Will we witness a sea change in Indian tax jurisprudence after the Vodafone case?
Is it the beginning of an era in which tax lawyers focus on the substance of a transaction and not merely its form? Certainly, this may have been on Nishith Desai’s mind after tax authorities won the first round of their closely watched duel with Vodafone, an international telecoms company. “We have to look at the big picture, we have to take an integrated approach,” he said. Commenting in last month’s issue of India Business Law Journal, Desai, the managing partner of Nishith Desai Associates, said that when an aggressive tax authority comes knocking on your door, every document, statement and grandiose claim on your website may be fair game. Form is clearly unimportant.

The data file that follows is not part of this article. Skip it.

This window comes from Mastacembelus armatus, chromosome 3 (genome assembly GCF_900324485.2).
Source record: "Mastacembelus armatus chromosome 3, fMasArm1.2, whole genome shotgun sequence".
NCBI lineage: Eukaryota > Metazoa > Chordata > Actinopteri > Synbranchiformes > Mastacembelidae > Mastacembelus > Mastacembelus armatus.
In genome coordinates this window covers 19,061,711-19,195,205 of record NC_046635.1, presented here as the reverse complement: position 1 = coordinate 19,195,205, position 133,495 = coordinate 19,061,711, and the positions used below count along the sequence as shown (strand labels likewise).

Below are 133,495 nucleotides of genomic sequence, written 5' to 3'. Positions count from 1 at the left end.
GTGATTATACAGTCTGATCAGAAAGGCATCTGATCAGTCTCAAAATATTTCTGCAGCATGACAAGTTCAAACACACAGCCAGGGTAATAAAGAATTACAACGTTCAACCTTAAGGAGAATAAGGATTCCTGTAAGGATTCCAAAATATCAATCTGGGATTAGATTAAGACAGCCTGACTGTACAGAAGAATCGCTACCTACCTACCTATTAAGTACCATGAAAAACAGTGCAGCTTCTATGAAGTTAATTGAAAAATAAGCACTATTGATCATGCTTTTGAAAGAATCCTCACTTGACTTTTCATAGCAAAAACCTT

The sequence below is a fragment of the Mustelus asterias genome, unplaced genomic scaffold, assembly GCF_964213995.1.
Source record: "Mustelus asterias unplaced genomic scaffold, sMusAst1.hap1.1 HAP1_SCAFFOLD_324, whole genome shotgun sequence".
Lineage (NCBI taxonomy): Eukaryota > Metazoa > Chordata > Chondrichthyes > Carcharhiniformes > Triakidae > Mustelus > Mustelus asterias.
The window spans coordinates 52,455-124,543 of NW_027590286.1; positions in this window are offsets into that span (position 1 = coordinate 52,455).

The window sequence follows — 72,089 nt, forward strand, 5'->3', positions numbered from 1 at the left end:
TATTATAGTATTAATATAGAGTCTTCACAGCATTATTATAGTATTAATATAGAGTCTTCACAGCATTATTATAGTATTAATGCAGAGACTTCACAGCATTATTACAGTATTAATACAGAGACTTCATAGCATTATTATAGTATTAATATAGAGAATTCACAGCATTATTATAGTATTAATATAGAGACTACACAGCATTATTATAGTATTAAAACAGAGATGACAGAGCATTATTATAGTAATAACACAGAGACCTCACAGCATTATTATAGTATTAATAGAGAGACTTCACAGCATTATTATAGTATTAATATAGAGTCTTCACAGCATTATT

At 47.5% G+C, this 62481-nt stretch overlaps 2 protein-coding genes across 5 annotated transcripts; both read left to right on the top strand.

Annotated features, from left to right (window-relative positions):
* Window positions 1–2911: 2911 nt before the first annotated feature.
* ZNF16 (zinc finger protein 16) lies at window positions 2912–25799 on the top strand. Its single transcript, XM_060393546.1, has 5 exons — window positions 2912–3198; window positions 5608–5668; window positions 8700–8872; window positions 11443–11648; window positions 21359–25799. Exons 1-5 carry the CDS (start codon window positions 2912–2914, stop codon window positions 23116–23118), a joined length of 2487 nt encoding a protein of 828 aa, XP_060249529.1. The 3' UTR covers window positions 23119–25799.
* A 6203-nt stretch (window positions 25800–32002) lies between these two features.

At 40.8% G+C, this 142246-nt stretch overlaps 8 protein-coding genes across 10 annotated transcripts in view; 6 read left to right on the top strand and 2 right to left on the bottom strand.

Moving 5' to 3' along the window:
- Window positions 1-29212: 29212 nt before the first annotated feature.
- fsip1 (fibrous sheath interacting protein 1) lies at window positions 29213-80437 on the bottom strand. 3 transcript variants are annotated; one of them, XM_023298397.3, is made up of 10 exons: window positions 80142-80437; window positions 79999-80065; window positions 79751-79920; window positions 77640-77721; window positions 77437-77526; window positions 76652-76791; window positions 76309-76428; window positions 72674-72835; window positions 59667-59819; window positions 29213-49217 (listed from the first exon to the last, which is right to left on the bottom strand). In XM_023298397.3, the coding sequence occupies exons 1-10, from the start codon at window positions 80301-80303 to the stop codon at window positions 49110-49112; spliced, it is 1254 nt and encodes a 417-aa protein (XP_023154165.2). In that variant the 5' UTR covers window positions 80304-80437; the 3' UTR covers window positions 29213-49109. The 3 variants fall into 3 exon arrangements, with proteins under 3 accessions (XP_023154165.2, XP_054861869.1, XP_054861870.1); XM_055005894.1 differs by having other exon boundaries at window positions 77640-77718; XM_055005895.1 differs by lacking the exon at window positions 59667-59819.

Tales of tax feuds such as this one capture the public imagination, a remarkable feat for a field of law that is best known for its propensity to baffle and befuddle. But while the pundits and the politicians debate the underlying issues, the big money generally sits it out.
If that is to happen, many observers will rightly ask whether India can afford a regulatory regime that focuses on substance rather than form. India Business Law Journal considers this to be a valid question, worthy of further debate. But at the same time the country must find a way of balancing investors’ needs for certainty with tax authorities’ needs to investigate deals that fall within India’s territorial nexus.